‘Falimy’ movie review: An endearing, humourous tale of a dysfunctional family
Somebody’s misfortune is someone else’s humour. In Falimy, the members of an entire family seem to stumble at each step they take. Everything that can possibly go wrong, does go wrong. And, it all becomes fodder for our laughter, everything from people getting stranded in the middle of nowhere to a sequence showing the last rites of a character and a case of mistaken identity that has tragic undertones to it. Yet, these characters are not mere tools to evoke humour, but the film pauses the laughter a bit to make us partake in the emotional toll that these events have on them.
It is in getting this mix right that Nithish Sahadev’s debut directorial Falimy elevates itself above the average comedy drama and turns into a heartwarming tale. One can, of course, find quite a few similarities with the recent family drama #Home, also based on a dysfunctional family, especially the characters of Chandran (Jagadeesh), a man who runs an old, unsuccessful printing press, and Rema (Manju Pillai), the mother of the family who struggles with the tantrums of the men of different ages. But, despite these similarities, one can sense some freshness in how the makers approach the rather straightforward plot.
Partly structured as a road movie, the plot revolves around the deep yearning of the 82-year old grandfather Janardhanan (Meenaraj) to visit Varanasi. His multiple attempts to travel alone, thwarted at every step by the family, becomes one of the handful of running jokes in Falimy. Anoop (Basil Joseph), his grandson, has his own personal frustrations, with his multiple failed attempts to get married being one of those. His job as a Malayalam dubbing artiste for Hindi television serials serves some hilarious moments.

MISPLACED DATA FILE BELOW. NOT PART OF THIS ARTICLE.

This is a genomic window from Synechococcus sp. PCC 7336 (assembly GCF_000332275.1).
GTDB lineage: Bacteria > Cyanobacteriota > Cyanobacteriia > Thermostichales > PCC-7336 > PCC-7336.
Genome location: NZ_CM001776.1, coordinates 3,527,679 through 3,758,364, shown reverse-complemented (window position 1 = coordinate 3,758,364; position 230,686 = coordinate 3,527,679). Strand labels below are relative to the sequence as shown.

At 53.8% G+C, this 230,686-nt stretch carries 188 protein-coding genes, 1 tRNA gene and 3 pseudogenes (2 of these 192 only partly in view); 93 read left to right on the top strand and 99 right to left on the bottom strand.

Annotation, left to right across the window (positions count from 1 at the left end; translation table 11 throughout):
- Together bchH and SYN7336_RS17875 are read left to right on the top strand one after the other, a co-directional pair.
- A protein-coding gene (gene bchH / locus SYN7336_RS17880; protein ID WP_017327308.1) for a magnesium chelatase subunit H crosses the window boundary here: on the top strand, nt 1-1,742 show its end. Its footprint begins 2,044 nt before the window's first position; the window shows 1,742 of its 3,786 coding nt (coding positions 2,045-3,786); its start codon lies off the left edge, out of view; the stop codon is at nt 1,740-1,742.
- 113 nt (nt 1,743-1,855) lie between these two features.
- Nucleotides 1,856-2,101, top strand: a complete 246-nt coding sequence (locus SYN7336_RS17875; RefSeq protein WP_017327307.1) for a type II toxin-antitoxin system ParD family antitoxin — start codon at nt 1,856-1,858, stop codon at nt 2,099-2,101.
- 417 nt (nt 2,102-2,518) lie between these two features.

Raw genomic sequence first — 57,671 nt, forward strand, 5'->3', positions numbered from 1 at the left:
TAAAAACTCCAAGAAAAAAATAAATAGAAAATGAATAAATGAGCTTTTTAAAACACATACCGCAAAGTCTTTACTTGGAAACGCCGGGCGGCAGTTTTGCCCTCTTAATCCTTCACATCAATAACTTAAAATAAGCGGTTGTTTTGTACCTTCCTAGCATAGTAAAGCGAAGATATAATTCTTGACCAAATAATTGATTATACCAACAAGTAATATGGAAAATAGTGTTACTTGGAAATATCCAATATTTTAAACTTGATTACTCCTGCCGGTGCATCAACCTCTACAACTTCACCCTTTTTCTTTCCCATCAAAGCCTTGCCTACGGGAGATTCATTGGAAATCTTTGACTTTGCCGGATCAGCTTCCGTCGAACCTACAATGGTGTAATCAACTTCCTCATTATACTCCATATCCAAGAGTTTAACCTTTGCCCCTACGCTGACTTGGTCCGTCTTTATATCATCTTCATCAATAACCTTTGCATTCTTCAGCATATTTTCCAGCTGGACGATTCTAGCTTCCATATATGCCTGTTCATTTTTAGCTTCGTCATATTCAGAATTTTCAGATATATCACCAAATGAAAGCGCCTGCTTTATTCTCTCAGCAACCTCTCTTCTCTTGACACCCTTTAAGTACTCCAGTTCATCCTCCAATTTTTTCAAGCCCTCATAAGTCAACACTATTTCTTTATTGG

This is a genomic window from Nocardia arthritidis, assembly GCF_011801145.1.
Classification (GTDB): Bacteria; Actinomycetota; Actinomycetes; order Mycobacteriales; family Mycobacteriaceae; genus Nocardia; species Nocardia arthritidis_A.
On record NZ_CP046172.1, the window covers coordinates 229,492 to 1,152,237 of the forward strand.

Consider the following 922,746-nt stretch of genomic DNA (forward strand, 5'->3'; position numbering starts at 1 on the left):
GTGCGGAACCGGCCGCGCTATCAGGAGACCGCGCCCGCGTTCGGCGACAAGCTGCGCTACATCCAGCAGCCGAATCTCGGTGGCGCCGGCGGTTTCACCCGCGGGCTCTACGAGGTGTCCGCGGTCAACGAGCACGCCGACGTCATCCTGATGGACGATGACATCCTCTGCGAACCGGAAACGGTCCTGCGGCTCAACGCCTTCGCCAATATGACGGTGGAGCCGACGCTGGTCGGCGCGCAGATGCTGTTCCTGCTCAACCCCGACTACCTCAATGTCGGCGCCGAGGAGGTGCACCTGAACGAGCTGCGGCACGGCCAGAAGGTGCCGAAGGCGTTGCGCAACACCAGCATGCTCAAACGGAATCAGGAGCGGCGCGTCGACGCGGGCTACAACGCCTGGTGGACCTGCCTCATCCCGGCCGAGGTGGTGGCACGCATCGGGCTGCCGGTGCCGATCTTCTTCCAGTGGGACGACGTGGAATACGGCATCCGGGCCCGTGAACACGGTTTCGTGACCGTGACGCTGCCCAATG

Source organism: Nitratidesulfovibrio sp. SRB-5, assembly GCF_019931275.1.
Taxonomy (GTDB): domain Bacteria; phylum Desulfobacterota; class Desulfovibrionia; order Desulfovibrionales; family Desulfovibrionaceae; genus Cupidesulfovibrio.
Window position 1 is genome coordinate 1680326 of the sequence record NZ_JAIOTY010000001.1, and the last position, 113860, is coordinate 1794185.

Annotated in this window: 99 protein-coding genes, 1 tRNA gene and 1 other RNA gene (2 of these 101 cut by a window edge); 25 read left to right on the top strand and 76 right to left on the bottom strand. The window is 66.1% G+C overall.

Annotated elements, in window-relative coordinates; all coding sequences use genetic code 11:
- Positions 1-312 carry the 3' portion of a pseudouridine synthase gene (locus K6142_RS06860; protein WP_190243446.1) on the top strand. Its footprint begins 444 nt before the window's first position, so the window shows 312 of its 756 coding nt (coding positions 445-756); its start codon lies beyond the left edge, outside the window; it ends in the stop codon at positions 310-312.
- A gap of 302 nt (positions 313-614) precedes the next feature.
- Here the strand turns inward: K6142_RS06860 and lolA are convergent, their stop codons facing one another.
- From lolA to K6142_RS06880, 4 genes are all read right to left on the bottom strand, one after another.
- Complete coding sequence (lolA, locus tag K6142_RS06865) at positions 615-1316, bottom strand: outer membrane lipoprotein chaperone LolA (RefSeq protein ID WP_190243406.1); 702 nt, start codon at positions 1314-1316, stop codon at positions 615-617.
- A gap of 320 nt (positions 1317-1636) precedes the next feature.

Director: Nithish Sahadev
Cast: Basil Joseph, Jagadish, Manju Pillai, Sandeep Pradeep, Meenaraj
Run-time: 127 minutes
Storyline: An 82-year old man has a deep yearning to visit Varanasi. His family members, who are all beset with various troubles, finally decides to take him on that trip.
Such moments are sprinkled all across the film, and become its driving force even at points where the narrative does not move forward much. Sandeep Pradeep, who plays the youngest member of the family, scores high on the humour department, but it is Basil Joseph who steals the show with a performance which taps the whole gamut of emotions.
Falimy digs deeper into the human experience when it further explores the character of Chandran, an irresponsible and failed man in the eyes of society and his family, but who has his own reasons for being the way he is. Jagadeesh, who has struck it rich in recent years with a variety of roles, lends the required gravitas to the character.
Nothing earth-shaking awaits the end of the journey with the family, but the journey itself leaves a satisfying aftertaste, with all the unexpected goof-ups turned into sepia-tinted memories, which really is the point of all journeys. Falimy uses humour effectively to paint a vivid picture of a dysfunctional family.
Falimy is currently in theatres
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